New York City Jobs

2 killed, 9 injured in shootings near Empire State

MARKETWATCH FRONT PAGE

a morning rush-hour shooting close to New York City’s famed Empire State Building leaves two dead, including the gunman. See full story.

Apple in the year since Jobs resigned

Steve Jobs resigned as Apple’s CEO on Aug. 24, 2011, and died just six weeks later. But in the year since his resignation, the company he co-founded has flourished as never before. See full story.

Apple in the year since Jobs resigned

Steve Jobs resigned as Apple’s CEO on Aug. 24, 2011, and died just six weeks later. But in the year since his resignation, the company he co-founded has flourished as never before. See full story.

Apple, Samsung tie in Korea verdict

a South Korean court hands down a split decision in mutual patent lawsuits, an outcome that analysts say offers little advantage for either company. See full story.

The bigger they are, the harder they fall

Apple will not have the world’s largest market cap forever. Mark Hulbert reports on the fate of other companies that have risen to the top of the rankings. See full story.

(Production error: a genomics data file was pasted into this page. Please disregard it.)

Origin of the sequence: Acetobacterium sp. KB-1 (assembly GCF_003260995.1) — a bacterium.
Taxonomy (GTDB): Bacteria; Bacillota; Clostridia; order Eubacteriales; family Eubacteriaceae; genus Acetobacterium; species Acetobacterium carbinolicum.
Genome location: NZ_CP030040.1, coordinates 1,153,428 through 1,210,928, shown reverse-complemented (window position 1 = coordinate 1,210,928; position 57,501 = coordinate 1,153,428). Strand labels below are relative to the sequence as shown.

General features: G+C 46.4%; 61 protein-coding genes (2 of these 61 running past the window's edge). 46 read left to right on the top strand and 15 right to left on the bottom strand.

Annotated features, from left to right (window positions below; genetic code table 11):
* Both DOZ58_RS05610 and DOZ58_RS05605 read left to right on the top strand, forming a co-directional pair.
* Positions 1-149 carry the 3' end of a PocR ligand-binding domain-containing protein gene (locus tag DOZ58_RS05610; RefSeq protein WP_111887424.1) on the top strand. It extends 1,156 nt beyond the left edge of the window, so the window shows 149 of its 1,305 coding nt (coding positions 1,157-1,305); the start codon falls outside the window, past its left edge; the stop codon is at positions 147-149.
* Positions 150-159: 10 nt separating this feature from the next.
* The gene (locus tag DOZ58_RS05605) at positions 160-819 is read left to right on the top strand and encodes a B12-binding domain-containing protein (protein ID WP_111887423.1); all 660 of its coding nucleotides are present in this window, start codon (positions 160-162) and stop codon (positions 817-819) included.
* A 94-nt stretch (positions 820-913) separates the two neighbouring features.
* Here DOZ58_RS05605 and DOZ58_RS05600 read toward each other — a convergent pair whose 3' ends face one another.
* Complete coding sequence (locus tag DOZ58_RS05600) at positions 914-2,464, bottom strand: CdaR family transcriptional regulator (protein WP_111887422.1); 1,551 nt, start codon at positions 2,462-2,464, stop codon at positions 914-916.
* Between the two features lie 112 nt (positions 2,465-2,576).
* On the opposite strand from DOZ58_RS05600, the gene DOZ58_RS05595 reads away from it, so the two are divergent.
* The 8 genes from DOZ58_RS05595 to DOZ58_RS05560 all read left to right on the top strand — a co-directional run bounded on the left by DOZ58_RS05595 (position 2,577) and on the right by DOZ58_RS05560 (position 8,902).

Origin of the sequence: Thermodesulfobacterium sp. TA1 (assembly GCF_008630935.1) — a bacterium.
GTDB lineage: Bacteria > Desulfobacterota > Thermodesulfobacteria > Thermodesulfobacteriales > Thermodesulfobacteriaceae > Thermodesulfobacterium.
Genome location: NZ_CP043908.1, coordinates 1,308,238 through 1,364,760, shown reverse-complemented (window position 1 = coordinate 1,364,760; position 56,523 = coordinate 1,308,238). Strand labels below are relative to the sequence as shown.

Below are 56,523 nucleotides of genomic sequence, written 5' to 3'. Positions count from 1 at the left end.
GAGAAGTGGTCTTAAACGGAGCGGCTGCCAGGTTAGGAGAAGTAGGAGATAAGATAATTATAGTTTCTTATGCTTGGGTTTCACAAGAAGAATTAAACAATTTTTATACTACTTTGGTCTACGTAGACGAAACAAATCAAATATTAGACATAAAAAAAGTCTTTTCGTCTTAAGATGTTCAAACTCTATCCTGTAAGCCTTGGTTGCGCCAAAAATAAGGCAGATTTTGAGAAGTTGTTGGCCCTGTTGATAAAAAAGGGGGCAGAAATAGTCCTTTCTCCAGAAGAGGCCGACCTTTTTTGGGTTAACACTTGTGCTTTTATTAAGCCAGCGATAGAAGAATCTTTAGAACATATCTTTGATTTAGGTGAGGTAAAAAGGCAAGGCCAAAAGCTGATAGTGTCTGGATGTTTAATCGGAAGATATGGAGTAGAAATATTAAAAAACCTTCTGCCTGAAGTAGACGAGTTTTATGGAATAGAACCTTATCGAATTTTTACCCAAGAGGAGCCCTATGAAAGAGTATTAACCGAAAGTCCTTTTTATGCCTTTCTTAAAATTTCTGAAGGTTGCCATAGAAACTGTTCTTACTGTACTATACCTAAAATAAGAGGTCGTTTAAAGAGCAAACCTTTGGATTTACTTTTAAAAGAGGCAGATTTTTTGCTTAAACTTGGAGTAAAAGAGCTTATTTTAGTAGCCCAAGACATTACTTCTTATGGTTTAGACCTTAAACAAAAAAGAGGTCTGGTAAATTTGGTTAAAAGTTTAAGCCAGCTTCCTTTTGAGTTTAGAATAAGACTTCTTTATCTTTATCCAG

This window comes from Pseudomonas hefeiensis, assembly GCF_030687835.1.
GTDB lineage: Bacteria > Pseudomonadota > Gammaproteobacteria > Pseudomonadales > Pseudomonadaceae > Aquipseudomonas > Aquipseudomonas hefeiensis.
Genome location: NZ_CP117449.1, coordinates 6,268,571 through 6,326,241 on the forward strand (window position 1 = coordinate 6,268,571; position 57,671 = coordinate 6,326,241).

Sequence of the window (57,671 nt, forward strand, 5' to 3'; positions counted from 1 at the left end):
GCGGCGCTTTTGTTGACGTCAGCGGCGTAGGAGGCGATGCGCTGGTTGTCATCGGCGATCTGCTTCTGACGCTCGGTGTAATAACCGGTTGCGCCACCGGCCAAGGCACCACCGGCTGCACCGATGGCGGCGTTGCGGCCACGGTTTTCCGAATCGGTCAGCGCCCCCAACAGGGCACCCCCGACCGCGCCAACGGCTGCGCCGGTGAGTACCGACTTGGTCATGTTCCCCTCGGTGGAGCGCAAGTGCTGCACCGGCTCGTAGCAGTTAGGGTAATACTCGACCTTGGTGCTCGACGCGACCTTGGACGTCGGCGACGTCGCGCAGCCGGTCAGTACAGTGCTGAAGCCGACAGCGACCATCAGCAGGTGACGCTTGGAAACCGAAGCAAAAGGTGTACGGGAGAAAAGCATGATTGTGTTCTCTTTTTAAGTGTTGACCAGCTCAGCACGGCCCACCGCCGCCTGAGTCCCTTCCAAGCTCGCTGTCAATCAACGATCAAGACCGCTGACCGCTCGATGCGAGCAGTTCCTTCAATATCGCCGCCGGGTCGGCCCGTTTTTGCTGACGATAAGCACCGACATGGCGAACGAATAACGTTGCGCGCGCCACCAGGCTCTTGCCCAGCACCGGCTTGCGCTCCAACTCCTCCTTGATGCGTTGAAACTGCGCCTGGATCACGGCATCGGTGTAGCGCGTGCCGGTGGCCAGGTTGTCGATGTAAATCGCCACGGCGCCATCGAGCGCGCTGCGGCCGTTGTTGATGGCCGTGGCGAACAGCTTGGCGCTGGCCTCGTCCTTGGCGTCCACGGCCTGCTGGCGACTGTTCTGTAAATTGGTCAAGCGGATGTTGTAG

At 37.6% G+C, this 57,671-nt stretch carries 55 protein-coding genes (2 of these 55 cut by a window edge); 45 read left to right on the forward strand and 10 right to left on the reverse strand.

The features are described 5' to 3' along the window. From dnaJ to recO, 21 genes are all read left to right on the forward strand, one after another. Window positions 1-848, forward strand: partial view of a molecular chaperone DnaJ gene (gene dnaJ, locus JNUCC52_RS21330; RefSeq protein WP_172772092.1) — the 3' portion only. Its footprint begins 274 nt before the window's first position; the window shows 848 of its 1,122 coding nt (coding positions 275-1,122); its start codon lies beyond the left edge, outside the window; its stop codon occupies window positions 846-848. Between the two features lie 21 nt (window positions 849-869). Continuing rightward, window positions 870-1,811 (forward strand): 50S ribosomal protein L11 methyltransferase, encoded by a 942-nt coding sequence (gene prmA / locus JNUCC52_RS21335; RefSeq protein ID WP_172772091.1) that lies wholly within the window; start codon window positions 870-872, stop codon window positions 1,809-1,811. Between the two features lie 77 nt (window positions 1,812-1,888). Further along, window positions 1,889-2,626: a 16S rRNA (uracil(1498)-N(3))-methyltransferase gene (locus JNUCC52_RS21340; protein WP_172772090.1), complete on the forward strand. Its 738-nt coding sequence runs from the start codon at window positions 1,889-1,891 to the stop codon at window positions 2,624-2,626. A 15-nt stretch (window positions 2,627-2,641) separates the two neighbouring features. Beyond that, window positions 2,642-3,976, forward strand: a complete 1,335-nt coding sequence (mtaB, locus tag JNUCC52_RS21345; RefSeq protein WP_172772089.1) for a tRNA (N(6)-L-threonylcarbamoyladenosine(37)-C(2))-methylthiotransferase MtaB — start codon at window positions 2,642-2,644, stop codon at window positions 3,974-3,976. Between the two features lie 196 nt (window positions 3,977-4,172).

MARKETWATCH COMMENTARY

all eyes have been diverted recently by the drama being played out by the Dow. Yet Mark Hulbert advises to also take a look at the Dow Jones Transportation Average, which is more than 5% off its early may highs. See full story.

MARKETWATCH PERSONAL FINANCE

Tax and retirement experts say you might not want to roll your 401(k) into an IRA when you lose your job or leave your employer. See full story.

2 killed, 9 injured in shootings near Empire State


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    Posted by admin - August 24, 2012 at 8:00 pm